I spend more time on planes than most. Thanks to family across the country and a job that forces me to leave the safety of my sweatpants occasionally to act like a real adult, I’ve easily spent over 20 hours on a plane this month with a few more flights this week. While I board every plane with a list of work, my focus isn’t always there.
With no reliable internet and no attention span, that means I spend my time listening to (overhearing, really) a lot of weird shit. Annoying shit.
I can’t just keep all of this annoying shit in my head, so I open a word doc and I write. Usually, I just dump these but I figured, why not post it.
So here it is, my latest plane rant:
In high school, I used to count words. In presentations, in speeches, even in conversation. Not just any words, words that annoyed me or caught my attention simply because they were used so many times. You know the words – like, um, so. They’re words people use to fill in space, to give their brain time to catch up with the thought. I count because, frankly, it drives me nuts and it’s the best way I know to distract my own brain from mounting frustration at the sheer volume of these key phrases.
I read a book where the author was coaching politicians for debates – teaching them to avoid these phrases because it gave people the impression the politician was stalling, untrustworthy and ill-prepared.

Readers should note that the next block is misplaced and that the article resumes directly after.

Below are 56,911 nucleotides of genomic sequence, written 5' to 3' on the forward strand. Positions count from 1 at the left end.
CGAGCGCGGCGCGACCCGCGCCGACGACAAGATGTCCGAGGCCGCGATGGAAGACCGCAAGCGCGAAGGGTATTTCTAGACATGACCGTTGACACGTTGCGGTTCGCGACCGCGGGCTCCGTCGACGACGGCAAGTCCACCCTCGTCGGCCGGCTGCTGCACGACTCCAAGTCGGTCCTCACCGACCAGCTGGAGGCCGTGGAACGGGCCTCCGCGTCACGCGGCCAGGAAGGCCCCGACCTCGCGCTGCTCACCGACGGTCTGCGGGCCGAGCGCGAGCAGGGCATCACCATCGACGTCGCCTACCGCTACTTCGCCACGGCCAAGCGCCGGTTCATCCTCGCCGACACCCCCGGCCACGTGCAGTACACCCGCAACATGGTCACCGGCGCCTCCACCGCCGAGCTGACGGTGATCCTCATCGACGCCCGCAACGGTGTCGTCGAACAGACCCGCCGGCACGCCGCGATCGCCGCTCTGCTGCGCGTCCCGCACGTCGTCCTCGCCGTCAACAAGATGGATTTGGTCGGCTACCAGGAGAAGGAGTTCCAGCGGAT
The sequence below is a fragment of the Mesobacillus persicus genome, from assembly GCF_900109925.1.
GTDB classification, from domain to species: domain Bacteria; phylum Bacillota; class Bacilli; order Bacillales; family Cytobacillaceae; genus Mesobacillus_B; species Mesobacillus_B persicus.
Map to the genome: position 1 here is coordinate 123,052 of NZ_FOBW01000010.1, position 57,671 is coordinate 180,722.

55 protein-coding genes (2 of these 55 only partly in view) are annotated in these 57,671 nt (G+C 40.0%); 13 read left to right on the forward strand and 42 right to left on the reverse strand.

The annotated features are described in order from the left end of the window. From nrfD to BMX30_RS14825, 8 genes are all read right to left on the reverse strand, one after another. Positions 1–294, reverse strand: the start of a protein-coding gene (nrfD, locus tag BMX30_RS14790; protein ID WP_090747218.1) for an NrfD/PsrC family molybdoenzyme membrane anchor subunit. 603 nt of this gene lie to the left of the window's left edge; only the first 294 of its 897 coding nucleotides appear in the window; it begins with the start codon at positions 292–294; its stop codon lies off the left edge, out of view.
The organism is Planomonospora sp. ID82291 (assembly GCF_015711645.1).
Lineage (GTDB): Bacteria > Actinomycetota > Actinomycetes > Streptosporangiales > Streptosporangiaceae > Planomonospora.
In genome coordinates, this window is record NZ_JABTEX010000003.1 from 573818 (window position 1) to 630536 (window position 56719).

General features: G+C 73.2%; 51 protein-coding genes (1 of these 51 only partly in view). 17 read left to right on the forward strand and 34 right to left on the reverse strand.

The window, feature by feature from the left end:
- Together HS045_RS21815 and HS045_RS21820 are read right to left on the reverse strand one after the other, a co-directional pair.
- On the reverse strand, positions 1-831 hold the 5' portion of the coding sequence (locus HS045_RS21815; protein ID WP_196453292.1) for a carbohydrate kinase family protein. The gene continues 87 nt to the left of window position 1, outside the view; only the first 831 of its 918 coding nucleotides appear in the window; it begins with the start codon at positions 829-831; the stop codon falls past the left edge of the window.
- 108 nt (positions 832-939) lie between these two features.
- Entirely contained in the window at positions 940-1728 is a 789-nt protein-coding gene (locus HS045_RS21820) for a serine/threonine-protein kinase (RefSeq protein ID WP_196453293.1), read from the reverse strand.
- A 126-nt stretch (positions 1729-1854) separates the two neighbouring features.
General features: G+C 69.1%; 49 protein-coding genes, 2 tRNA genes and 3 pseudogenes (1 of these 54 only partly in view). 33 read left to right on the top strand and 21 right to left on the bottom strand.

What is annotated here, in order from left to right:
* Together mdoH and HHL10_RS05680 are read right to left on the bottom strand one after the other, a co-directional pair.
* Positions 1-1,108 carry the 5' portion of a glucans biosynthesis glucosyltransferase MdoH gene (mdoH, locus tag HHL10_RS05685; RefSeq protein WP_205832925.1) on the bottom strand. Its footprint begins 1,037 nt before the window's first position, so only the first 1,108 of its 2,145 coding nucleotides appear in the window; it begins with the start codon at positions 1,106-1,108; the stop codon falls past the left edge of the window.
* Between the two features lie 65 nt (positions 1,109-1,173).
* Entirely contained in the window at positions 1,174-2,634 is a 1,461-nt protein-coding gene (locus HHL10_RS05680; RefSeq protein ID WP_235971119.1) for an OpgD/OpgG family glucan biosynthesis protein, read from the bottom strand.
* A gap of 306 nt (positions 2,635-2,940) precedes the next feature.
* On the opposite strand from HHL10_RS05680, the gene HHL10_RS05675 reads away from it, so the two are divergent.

So why is it that the movie Clueless’ vernacular has crept its way into so many people’s vocabularies today? How is it that it went from cool to a sign of stupidity? Think about it. How often do you hear the word “like” randomly interjected into the sentences of the people around you? In no situation is it actually contextually relevant unless someone is using a simile to describe a situation. However, if someone is using like frequently enough to start my head count – it’s highly unlikely they even know what a simile is off the top of their head…
Katrina (Kat) Kibben [they/them] is a keynote speaker, writing expert, and LGBTQIA+ advocate who teaches hiring teams how to write inclusive, unbiased job postings that will get the right person to apply faster.
Before founding Three Ears Media, Katrina was a CMO, Technical Copywriter, and Managing Editor for leading companies like Monster, Care.com, and Randstad Worldwide. With 15+ years of recruitment marketing and training experience, Katrina knows how to turn talented recruiting teams into talented writers who write for people, not about work.
Today, Katrina is frequently featured as an HR and recruiting expert in publications like The New York Times, Chicago Tribune, and Forbes. They’ve been named to numerous lists, including LinkedIn’s Top Voices in Job Search & Careers. When not speaking, writing, or training, you’ll find Katrina traveling the country in their van or spending some much needed downtime with the dogs that inspired the name Three Ears Media.